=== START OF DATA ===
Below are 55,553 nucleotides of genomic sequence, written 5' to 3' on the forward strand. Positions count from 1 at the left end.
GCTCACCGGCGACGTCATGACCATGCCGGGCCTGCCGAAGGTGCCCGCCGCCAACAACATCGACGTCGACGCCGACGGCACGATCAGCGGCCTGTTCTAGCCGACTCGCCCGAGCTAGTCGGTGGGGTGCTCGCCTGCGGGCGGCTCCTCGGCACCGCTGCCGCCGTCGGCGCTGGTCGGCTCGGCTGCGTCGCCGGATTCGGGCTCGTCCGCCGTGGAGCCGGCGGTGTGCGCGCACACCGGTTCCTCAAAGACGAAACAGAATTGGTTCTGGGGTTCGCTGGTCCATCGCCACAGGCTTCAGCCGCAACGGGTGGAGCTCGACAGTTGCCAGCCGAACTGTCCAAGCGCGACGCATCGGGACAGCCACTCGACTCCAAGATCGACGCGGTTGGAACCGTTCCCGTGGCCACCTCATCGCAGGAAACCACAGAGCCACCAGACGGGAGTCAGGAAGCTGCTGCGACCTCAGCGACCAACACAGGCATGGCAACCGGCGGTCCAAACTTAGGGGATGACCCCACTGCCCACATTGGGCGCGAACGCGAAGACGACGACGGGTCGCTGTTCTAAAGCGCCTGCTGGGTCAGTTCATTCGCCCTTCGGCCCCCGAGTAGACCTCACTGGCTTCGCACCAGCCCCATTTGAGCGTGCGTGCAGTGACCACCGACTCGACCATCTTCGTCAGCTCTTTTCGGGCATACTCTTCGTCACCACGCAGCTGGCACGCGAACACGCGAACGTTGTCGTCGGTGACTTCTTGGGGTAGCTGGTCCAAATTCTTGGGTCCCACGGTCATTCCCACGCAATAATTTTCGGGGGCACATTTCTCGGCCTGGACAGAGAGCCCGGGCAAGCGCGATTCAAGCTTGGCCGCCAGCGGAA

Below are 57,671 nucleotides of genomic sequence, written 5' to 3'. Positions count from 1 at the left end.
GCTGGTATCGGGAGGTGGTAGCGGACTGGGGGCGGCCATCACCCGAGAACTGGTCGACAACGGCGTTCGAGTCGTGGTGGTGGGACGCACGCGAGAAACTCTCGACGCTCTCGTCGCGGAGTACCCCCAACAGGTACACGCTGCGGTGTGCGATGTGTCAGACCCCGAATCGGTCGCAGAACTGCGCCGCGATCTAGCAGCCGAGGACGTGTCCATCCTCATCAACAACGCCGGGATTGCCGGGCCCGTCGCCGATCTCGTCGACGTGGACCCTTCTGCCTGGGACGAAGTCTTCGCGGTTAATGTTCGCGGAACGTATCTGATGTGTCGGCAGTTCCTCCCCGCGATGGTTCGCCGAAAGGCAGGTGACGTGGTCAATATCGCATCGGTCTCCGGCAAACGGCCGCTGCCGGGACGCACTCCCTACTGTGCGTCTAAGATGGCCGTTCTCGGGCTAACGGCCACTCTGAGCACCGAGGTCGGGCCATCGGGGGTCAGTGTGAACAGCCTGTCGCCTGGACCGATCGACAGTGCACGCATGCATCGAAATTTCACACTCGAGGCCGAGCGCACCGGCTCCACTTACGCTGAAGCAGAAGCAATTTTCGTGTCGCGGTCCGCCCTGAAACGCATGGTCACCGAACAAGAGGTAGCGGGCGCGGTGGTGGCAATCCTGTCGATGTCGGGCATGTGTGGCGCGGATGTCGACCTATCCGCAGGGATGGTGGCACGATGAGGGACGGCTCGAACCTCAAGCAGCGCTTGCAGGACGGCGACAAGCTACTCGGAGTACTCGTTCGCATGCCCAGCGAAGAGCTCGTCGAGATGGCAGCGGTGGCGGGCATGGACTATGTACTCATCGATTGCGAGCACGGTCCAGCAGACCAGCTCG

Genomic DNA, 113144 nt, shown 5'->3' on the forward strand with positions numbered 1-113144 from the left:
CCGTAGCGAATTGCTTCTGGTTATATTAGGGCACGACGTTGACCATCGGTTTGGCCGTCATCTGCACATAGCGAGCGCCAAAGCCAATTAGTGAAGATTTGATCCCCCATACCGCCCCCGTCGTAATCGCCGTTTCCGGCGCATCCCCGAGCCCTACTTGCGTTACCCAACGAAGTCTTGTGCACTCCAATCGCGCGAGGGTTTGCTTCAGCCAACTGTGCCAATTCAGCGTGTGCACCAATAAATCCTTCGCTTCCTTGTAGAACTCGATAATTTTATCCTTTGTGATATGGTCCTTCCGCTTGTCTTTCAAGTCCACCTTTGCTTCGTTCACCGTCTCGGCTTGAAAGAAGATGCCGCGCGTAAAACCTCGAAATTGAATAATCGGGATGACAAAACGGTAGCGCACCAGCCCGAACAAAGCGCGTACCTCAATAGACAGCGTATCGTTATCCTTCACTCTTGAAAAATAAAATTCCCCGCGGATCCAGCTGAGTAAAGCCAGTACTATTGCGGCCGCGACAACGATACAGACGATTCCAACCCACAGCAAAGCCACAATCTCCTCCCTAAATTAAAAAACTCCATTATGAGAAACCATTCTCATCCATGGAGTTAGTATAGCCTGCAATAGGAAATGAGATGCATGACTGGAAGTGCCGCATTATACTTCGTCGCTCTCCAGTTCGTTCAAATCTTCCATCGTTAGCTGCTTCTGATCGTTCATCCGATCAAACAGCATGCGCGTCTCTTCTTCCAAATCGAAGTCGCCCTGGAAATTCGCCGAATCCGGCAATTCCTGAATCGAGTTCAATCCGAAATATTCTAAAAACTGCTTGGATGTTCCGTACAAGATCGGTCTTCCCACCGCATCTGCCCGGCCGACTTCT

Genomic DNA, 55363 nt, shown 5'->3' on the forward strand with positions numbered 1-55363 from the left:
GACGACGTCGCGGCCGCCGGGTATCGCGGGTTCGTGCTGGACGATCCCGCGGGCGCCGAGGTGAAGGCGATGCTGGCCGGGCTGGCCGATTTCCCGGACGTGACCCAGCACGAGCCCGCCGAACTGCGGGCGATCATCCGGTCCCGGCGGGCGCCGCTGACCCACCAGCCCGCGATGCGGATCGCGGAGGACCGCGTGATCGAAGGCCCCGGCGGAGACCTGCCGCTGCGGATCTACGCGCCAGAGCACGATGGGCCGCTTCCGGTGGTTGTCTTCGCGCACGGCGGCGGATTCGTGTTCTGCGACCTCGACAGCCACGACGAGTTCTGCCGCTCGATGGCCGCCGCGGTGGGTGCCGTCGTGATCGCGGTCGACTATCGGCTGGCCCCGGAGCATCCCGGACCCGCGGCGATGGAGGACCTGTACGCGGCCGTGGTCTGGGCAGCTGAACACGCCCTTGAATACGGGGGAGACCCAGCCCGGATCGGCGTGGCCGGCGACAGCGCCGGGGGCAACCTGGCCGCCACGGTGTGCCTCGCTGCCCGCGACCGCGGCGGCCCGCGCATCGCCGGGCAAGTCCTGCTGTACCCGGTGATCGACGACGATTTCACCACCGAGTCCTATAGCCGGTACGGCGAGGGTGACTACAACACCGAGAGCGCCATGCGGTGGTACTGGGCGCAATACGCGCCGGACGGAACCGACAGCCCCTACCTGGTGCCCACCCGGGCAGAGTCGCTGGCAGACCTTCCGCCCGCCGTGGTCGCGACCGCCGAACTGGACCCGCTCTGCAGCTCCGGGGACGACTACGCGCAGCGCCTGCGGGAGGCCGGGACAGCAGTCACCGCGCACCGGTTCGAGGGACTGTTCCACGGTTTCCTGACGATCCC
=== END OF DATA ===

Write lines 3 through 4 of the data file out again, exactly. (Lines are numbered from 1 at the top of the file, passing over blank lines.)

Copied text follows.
Below are 57,671 nucleotides of genomic sequence, written 5' to 3'. Positions count from 1 at the left end.
GCTGGTATCGGGAGGTGGTAGCGGACTGGGGGCGGCCATCACCCGAGAACTGGTCGACAACGGCGTTCGAGTCGTGGTGGTGGGACGCACGCGAGAAACTCTCGACGCTCTCGTCGCGGAGTACCCCCAACAGGTACACGCTGCGGTGTGCGATGTGTCAGACCCCGAATCGGTCGCAGAACTGCGCCGCGATCTAGCAGCCGAGGACGTGTCCATCCTCATCAACAACGCCGGGATTGCCGGGCCCGTCGCCGATCTCGTCGACGTGGACCCTTCTGCCTGGGACGAAGTCTTCGCGGTTAATGTTCGCGGAACGTATCTGATGTGTCGGCAGTTCCTCCCCGCGATGGTTCGCCGAAAGGCAGGTGACGTGGTCAATATCGCATCGGTCTCCGGCAAACGGCCGCTGCCGGGACGCACTCCCTACTGTGCGTCTAAGATGGCCGTTCTCGGGCTAACGGCCACTCTGAGCACCGAGGTCGGGCCATCGGGGGTCAGTGTGAACAGCCTGTCGCCTGGACCGATCGACAGTGCACGCATGCATCGAAATTTCACACTCGAGGCCGAGCGCACCGGCTCCACTTACGCTGAAGCAGAAGCAATTTTCGTGTCGCGGTCCGCCCTGAAACGCATGGTCACCGAACAAGAGGTAGCGGGCGCGGTGGTGGCAATCCTGTCGATGTCGGGCATGTGTGGCGCGGATGTCGACCTATCCGCAGGGATGGTGGCACGATGAGGGACGGCTCGAACCTCAAGCAGCGCTTGCAGGACGGCGACAAGCTACTCGGAGTACTCGTTCGCATGCCCAGCGAAGAGCTCGTCGAGATGGCAGCGGTGGCGGGCATGGACTATGTACTCATCGATTGCGAGCACGGTCCAGCAGACCAGCTCG